Passion In Contemporary American Music
This CD consisting of three works by the contemporary American composer George Rochberg (1918 --- 2005) will be a revelation to those listeners who shy away from modern music as cold, overly technical, and cerebral. Rochberg began his compositional career writing predominantly in an atonal idiom. Beginning in the mid-1960s he began writing tonal music as well, and his more recent compositions are predominantly tonal in character. In fact, many American composers, among them, Ives, Copland, Seigmeister, Orenstein, have moved between modernistic and more traditional musical styles at various points in their lives.
Back to passion. Of the three selections on this disc, two are wildly emotional affairs with themes of uncontrollable love and lust and of murder. I was gripped in particular by "Phaedra" (1973) which Rochberg describes as "a monodrama in seven scenes."
This work is based on Racine's play, which in turn is based upon Euripides. It is a tale of Phaedre's incestuous love for Hippolytus, the son of her husband, Theseus. The piece is in seven movements four of which are for mezzo-soprano, speaking in the voice of Phaedre, and three of which are for small chamber orchestra alone. The vocal lines are passionate and declamatory and express to the hilt the feelings of love, lust, and uncontrollable rage. Mezzo-soprano Mary Nessinger is outstanding in this performance. Fury comes through her voice, as she handles large vocal leaps and lets her voice snarl with anger. The Boston Modern Orchestra Project complements her voice in the arias and in the interludes, but this performance belongs to Ms. Nessinger.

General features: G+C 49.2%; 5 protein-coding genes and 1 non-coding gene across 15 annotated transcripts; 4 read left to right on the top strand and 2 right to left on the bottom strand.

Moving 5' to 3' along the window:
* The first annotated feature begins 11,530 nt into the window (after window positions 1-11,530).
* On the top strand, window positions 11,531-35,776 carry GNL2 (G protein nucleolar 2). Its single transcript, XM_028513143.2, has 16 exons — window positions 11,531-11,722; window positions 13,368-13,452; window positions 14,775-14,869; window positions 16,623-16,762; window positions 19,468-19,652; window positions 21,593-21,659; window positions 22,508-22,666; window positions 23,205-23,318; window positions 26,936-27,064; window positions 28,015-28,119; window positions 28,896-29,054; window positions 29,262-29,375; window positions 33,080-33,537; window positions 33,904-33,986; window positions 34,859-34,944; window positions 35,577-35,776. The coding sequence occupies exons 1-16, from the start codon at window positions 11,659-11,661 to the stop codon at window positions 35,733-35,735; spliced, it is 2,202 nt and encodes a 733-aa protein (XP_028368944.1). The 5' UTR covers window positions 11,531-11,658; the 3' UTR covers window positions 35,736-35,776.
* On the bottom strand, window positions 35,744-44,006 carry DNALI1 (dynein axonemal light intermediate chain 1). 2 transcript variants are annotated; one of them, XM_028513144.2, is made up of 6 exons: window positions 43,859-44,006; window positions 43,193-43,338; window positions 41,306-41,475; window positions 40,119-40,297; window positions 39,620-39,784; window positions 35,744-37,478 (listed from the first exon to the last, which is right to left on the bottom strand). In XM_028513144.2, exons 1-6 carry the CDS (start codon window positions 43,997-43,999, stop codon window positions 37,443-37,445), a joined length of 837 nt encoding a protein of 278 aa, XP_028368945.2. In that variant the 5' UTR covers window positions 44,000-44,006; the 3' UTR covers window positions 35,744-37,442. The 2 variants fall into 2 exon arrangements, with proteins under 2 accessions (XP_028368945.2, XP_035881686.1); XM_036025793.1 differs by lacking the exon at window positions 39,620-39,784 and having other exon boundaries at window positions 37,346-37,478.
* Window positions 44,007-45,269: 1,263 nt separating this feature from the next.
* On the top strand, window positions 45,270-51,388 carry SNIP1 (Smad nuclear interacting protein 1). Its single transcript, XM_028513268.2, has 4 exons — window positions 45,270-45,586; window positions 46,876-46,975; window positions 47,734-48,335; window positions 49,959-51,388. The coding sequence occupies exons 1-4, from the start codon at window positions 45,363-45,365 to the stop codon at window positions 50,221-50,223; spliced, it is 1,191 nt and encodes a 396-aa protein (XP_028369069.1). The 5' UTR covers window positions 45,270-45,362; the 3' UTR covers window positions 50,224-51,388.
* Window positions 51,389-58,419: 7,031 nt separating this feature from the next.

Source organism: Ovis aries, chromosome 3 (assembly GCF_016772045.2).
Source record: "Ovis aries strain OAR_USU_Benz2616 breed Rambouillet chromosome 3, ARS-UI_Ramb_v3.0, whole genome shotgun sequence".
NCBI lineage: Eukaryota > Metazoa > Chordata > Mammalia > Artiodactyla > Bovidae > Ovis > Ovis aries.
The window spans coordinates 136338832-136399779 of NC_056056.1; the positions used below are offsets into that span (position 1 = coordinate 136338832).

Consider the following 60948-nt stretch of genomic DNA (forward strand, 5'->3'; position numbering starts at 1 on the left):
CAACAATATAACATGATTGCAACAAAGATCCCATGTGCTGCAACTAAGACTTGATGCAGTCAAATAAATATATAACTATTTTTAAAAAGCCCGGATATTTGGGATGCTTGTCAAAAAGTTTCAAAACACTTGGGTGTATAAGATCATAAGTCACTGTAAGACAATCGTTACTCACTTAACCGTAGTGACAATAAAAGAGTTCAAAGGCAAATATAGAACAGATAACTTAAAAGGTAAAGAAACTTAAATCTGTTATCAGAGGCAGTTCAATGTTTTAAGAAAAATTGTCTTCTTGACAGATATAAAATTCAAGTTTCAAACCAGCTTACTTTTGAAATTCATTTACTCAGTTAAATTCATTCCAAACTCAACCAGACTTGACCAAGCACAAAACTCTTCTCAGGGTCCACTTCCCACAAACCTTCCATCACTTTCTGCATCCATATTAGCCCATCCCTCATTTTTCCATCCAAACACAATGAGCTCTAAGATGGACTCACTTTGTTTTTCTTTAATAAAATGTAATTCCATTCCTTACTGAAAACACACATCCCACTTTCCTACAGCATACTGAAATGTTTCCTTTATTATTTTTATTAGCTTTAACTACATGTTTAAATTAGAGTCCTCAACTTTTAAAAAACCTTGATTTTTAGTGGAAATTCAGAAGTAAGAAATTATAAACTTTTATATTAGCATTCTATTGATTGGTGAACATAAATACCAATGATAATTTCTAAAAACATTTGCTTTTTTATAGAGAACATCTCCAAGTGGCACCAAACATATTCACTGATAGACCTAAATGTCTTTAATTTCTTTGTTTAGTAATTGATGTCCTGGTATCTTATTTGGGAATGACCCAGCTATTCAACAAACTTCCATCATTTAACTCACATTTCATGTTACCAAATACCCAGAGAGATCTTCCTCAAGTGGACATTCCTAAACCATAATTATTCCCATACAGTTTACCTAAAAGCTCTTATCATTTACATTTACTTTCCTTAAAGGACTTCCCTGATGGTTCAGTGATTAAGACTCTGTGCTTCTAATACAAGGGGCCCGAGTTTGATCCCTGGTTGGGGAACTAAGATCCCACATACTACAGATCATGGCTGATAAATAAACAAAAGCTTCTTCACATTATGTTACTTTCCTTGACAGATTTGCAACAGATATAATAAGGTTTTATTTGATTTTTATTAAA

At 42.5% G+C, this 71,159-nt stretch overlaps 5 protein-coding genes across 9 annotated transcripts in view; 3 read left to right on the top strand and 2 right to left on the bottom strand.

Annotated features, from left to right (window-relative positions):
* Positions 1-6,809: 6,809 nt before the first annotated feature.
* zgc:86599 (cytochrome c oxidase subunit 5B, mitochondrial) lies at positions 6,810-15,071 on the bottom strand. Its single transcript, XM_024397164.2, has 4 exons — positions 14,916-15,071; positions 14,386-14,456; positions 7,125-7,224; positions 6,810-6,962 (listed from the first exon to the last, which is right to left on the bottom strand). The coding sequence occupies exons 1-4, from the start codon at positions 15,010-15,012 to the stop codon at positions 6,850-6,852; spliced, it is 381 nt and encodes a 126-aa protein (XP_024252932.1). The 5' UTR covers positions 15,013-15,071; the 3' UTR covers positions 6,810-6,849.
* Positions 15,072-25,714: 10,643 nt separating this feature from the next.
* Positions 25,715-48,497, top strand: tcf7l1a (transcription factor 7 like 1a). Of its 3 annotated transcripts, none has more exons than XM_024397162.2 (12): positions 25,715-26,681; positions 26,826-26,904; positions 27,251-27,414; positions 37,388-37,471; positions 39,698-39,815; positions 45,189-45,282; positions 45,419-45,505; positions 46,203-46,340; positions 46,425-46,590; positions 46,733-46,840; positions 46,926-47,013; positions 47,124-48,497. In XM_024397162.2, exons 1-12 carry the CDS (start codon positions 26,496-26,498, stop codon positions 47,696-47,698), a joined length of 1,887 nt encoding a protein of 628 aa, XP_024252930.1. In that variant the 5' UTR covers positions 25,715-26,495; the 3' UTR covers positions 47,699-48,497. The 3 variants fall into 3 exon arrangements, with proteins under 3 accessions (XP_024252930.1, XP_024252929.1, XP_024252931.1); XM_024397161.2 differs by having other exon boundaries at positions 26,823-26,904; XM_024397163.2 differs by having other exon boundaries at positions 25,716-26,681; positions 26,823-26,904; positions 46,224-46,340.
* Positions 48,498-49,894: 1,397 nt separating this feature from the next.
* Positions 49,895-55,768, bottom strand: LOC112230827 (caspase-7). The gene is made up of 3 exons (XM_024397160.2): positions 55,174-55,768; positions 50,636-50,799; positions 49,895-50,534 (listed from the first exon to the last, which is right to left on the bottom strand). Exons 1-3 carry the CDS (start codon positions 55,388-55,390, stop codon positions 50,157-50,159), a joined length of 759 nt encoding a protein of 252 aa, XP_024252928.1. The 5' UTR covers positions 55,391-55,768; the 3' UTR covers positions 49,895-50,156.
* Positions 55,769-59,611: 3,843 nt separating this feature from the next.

This disc also includes a ballet, "Black Sounds" (1965) written for a ballet called "The Act" which appeared on television in 1965. This music too tells a passionate tale of murder. It opens with a sharp, loud passage for strings and brass and, although it ends softly as the deed is done, the music continues with high intensity for its 17 minute duration.
The final work on this CD, "Canta Sacra" (1953) is a transcription of a short set of 12 organ variations by the baroque composer Samuel Scheidt. This music comes as something of a relief to the two outer works on the CD. It is moving and elevated music, well transcribed for orchestra, with little of the visceral, wrenching character of "Phaedre" or "Black Sounds."
George Rothberg supervised the recording of the CD and wrote program notes. The disc is part of Naxos's series of American Classics.